Friday, September 28, 2018


*<>*<>*<>*<>* Time of visit to New Zealand November 1894. *<>*<>*<>*<>*

Late 19th Century photographs from the albums of George Bullough, 
 collected during his three-year long world tour 1892-1895.

B L O G   7 7   *   FROM ALBUM XII 
Album XII  *  Image 21  *  Size 8 x 5¼ inches by James Ring.  

Located on the west coast of New Zealand’s South Island, nineteen miles south of Greymouth, the town of Kumara was founded in 1876.
The following year it became a borough and centre of the countries
gold mining industry following discovery of the precious metal
at Dillmanstown, two miles to the south-east.
Within twelve months the population swelled to over 4,200,
the town eventually boasting fifty public houses, its own hospital
and fire brigade. Today the population is less than three-hundred
and all the pubs have gone.

From 1879 British born Richard John Seddon, nicknamed 
“King Dick”, was liberal member of the New Zealand House of Representatives for the 
constituency of Hokitika, which included Kumara and Dillmanstown.
He was elected the countries fifteenth Prime Minister in 1893 a position he held until his death 
 in 1906 while still in office, twelve days short of his sixty-fifth birthday.

Kumara lies slightly inland half-way between Greymouth and Hokitika
on the west coast of South Island, on the scenic Southern Alpine
route 140 miles from Christchurch via Arthur’s Pass.
The town was named by surveyor Arthur Dobson in 1863.

Album XII  *  Image 21  *  Detail from full size 8 x 5¼ inches by James Ring.  

In 1875 coarse gold was found in glacial gravels of the Taramakau River two
 miles east of Kumara triggering the gold rush of July 1876 when 3,000 prospectors
descended on the area which became known as Dillmanstown.
The gold was intermingled with large rocks and gravel, called overburden, eighty feet thick.
The easiest way of recovering the precious metal was by hydraulic sluicing.
For the next twenty years steam driven high pressure jets of water sluiced away
tons of gold bearing alluvial mud, sand and gravel to be screened and sorted,
in the process 500,000 ounces of gold were recovered.

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In July 1847 while exploring the Grey River upstream of Greymouth by canoe,
twenty-six year old surveyor and explorer Thomas Brunner discovered deposits of coal.

Brunner was born in the English university town of Oxford in 
April 1821, where he studied architecture and surveying. 
In 1841 he joined the fledgling New Zealand Company, 
a British company at the forefront of colonising the country 
first sighted by Abel Tasman two hundred years earlier 
and first visited by Captain James Cook in 1769.

Based at Nelson, Tasman Bay, Brunner oversaw the laying of roads and surveyed South Island's interior for its potential to supply the food and material needs of a growing colony. 
In 1846, accompanied by Charles Heaphy, a draughtsman, 
also in the employ of the New Zealand Company, and a Mãori named Kehu - a man described as “an instinctive navigator, 
a Mãori guide extraordinaire”, Brunner embarked on an extensive exploration of the 
west coast of South Island and the Grey River.
The small group was away for five hundred and fifty days during which they not only discovered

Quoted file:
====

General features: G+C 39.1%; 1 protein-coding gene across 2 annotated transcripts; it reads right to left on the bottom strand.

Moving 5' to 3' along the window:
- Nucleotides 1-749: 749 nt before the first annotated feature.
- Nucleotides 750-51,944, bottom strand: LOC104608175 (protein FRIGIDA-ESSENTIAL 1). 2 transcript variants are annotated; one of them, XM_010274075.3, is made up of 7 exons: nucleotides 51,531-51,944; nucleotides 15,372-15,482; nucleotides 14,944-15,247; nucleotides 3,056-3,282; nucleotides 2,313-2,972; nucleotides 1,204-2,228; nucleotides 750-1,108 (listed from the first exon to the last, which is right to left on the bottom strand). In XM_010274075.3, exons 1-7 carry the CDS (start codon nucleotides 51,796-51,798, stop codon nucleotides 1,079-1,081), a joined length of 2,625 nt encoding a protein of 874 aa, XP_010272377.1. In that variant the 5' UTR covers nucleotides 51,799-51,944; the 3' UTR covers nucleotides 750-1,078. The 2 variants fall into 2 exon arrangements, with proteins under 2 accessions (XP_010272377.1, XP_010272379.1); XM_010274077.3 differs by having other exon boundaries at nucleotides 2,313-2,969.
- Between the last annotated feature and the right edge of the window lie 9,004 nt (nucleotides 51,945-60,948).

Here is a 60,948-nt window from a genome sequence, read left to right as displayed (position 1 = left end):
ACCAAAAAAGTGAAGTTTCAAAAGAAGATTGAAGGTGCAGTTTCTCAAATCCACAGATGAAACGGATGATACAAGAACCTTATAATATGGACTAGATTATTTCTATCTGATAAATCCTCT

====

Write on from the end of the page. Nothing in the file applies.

the  Brunnerton coal outcrop but surveyed sites for the soon to be towns of Greymouth and Westport.
 Brunner was appointed Government Surveyor in 1851. 
He retired in 1869 and died on the 22nd of April 1874 aged fifty-three.

Album XII  *  Image 26  *  Size 8 x 5½ inches by James Ring. 
View downstream towards Greymouth about eight miles. The south bank left.

Crossing the Grey River, so named by Thomas Brunner after the prominent 19th century politician
 and 11th Premier of New Zealand Sir George Grey, K.C.B., the Brunner suspension bridge was 
built in 1876 to connect the Tyneside Coal Mine on the southern bank
with Brunner mine, opened in 1864, on the northern bank. 

Album XII  *  Image 26  *  Detail from full size 8 x 5½ inches by James Ring. 

The first record of coal being taken from the site
is found in Thomas Brunner’s diary entry of
26 January 1848. Small quantities of coal were
mined from the late 1850’s until 1864 when
Matthew Batty began commercial mining,
transporting the coal eight miles downstream to
Greymouth utilising canoes and a 39 foot long
barge capable of carrying a maximum of six tons.

From 1866 to 1868 Henry Lucas and
Charles Taylor, principals of the Nelson
Coalmining Company, worked the mine
transporting the coal in their fleet of six boats.
It was in this period screens with chutes were built
to expedite faster barge loading.

The Tyneside Colliery, directly behind the
railway sidings, was opened in 1873.
Its ten foot diameter 98 foot deep winding-shaft
was suitable for two single-decked winding cages.
The twenty-three feet thick coal seam, slightly
over four miles (north-south) by one mile (east-west),
was estimated to contain reserves of sixty million tons.
Coal mining commenced at Brunnerton in 1864. 
Mined by Matthew Batty, the first forty tons were sent by barge to Greymouth, a distance
 of eight miles, and then shipped to Nelson by Reuben Waite a Greymouth storekeeper.
The barges were returned to the mine by being hauled upstream by teams of horses,  a process which was both slow and cumbersome. 
In addition the mouth of the river was dangerous to shipping, an unsatisfactory transport combination for commercial coal production 
which lasted until 1876 when the rail line from Greymouth to the coalfield was laid. This vital link was extended to Reefton four years later, to Otira in 1900, Christchurch in 1923 and Westport in 1942. 

Neil Bernard, Butcher; 
J. Taylor, Grocer, Draper, Haberdasher; P. McFarland, Store and Bakery.

Brunner Bridge Coal Mine Rail Siding, Grey Valley.

Detail from Image 27 Album XII by James Ring.

On Thursday the 26th of March 1896 
disaster struck Brunnerton Mine.